Henry Baker wrote:
> In article <firstname.lastname@example.org>, email@example.com (Mark A
> Harrison) wrote:
> > Lisp machines died because their
> > functionality was supplanted by other more general purpose machines.
> > Example: My former roomate (mid-80's) was a chip designer. He had
> > two giant systems on his desk, a lisp machine (TI Explorer?) and
> > an Apollo. He was always complaining about how inconvenient it
> > was that part of his work was done on the lisp machine (chip design)
> > and that the rest was done on the Apollo (word processing, email,
> > manufacturing apps). When their software group was able to port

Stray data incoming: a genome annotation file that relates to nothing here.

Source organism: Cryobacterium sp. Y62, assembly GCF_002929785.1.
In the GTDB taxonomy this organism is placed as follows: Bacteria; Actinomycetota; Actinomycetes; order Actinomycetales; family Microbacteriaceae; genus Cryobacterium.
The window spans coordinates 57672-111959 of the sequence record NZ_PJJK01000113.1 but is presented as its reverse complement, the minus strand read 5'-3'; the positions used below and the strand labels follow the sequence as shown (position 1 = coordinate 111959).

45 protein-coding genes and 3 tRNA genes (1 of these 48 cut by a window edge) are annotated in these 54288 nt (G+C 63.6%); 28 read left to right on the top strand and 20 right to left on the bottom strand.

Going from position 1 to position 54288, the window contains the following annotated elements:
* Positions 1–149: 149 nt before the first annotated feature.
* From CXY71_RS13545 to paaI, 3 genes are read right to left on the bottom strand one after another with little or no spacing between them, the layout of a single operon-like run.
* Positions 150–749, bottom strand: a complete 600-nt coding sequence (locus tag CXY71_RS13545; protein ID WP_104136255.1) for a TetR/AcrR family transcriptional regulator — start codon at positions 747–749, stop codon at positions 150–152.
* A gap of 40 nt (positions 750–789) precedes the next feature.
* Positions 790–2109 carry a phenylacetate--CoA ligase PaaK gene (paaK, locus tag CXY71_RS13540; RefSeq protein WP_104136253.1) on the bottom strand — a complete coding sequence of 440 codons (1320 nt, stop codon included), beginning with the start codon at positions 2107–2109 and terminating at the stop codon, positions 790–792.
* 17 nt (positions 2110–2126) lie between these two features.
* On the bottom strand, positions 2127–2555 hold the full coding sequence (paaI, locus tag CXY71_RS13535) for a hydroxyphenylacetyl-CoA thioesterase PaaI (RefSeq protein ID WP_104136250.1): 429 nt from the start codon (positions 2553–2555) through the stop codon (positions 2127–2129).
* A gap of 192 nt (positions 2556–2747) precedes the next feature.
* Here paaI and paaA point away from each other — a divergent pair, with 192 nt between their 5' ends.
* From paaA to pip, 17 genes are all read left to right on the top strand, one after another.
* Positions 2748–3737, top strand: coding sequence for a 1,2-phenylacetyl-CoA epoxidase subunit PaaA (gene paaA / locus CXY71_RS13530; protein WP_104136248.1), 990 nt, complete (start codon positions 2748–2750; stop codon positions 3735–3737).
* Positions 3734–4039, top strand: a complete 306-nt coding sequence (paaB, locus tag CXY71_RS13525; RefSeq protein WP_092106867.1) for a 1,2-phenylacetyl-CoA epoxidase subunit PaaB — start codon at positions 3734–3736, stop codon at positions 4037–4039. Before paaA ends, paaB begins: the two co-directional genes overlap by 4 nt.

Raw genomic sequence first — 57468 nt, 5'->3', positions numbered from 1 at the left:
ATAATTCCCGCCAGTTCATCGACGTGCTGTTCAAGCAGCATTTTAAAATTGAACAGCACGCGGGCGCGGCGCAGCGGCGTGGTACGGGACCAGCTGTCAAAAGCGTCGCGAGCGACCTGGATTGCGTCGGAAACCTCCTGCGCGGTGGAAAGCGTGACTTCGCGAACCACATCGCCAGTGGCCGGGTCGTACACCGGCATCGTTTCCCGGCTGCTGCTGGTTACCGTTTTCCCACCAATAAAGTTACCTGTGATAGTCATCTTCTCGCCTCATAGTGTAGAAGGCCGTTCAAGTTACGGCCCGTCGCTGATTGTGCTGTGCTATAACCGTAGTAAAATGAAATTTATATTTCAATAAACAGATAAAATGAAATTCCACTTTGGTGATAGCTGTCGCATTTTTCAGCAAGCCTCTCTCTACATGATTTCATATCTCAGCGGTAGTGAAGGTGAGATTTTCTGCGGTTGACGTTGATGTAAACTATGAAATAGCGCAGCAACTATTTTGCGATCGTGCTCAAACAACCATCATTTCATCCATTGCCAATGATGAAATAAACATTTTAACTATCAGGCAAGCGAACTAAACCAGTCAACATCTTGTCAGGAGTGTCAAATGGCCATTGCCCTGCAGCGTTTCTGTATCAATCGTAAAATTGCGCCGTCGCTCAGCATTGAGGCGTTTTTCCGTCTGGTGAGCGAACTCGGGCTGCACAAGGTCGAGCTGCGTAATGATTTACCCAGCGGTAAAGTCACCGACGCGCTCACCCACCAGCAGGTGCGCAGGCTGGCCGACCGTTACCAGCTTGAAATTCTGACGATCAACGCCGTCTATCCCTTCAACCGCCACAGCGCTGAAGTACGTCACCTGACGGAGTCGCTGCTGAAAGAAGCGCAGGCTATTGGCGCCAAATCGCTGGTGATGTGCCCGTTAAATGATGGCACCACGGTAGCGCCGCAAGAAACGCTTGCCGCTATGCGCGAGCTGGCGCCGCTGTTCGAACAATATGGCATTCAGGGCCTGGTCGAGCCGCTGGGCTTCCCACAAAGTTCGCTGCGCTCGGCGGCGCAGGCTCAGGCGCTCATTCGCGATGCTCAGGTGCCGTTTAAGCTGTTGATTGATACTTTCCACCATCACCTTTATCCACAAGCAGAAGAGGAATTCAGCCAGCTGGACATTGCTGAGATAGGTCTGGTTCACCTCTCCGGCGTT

> > their applications to the same box their other applications ran
> > on, they dropped the lisp machine without hesitation.
> This is complete BS. The lisp machines had fabulous email systems,
If this experience is BS, what is the truth? Why _did_
the Lisp machines die? People keep blaming "marketing", but
did LMI/Symbolics founders not have enough smarts or the money
to hire some good marketing people? I would doubt either
of these two was the case.
Or maybe the machines were just too expensive to produce,
to be able to sell them successfully.